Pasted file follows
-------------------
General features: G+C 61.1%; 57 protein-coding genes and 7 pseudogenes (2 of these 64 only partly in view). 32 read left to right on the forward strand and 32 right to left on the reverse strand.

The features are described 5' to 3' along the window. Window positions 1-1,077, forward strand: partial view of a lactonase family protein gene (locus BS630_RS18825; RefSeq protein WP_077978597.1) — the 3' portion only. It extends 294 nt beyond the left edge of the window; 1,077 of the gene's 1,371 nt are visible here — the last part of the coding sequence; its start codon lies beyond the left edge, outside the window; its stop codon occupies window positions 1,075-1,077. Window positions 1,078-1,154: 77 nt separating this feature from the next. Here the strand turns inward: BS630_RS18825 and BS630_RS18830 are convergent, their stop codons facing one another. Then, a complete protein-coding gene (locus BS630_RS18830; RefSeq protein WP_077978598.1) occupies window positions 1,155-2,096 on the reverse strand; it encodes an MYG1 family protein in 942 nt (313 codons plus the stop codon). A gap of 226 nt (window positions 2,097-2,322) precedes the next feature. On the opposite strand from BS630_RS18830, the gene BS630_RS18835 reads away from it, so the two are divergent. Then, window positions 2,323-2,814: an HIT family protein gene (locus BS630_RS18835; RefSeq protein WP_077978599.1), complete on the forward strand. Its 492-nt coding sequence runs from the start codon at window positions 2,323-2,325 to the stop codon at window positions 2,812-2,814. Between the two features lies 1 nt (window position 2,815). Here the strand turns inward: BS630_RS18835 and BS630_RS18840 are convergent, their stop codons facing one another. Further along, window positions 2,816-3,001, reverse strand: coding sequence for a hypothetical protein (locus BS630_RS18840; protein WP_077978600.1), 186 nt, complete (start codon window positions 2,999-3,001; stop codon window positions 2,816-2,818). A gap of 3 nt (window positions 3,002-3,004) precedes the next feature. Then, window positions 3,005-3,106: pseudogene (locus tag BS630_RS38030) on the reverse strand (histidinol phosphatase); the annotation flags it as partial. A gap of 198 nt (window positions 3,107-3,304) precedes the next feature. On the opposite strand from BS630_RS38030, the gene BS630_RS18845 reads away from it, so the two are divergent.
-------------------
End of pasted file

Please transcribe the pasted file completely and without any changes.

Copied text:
General features: G+C 61.1%; 57 protein-coding genes and 7 pseudogenes (2 of these 64 only partly in view). 32 read left to right on the forward strand and 32 right to left on the reverse strand.

The features are described 5' to 3' along the window. Window positions 1-1,077, forward strand: partial view of a lactonase family protein gene (locus BS630_RS18825; RefSeq protein WP_077978597.1) — the 3' portion only. It extends 294 nt beyond the left edge of the window; 1,077 of the gene's 1,371 nt are visible here — the last part of the coding sequence; its start codon lies beyond the left edge, outside the window; its stop codon occupies window positions 1,075-1,077. Window positions 1,078-1,154: 77 nt separating this feature from the next. Here the strand turns inward: BS630_RS18825 and BS630_RS18830 are convergent, their stop codons facing one another. Then, a complete protein-coding gene (locus BS630_RS18830; RefSeq protein WP_077978598.1) occupies window positions 1,155-2,096 on the reverse strand; it encodes an MYG1 family protein in 942 nt (313 codons plus the stop codon). A gap of 226 nt (window positions 2,097-2,322) precedes the next feature. On the opposite strand from BS630_RS18830, the gene BS630_RS18835 reads away from it, so the two are divergent. Then, window positions 2,323-2,814: an HIT family protein gene (locus BS630_RS18835; RefSeq protein WP_077978599.1), complete on the forward strand. Its 492-nt coding sequence runs from the start codon at window positions 2,323-2,325 to the stop codon at window positions 2,812-2,814. Between the two features lies 1 nt (window position 2,815). Here the strand turns inward: BS630_RS18835 and BS630_RS18840 are convergent, their stop codons facing one another. Further along, window positions 2,816-3,001, reverse strand: coding sequence for a hypothetical protein (locus BS630_RS18840; protein WP_077978600.1), 186 nt, complete (start codon window positions 2,999-3,001; stop codon window positions 2,816-2,818). A gap of 3 nt (window positions 3,002-3,004) precedes the next feature. Then, window positions 3,005-3,106: pseudogene (locus tag BS630_RS38030) on the reverse strand (histidinol phosphatase); the annotation flags it as partial. A gap of 198 nt (window positions 3,107-3,304) precedes the next feature. On the opposite strand from BS630_RS38030, the gene BS630_RS18845 reads away from it, so the two are divergent.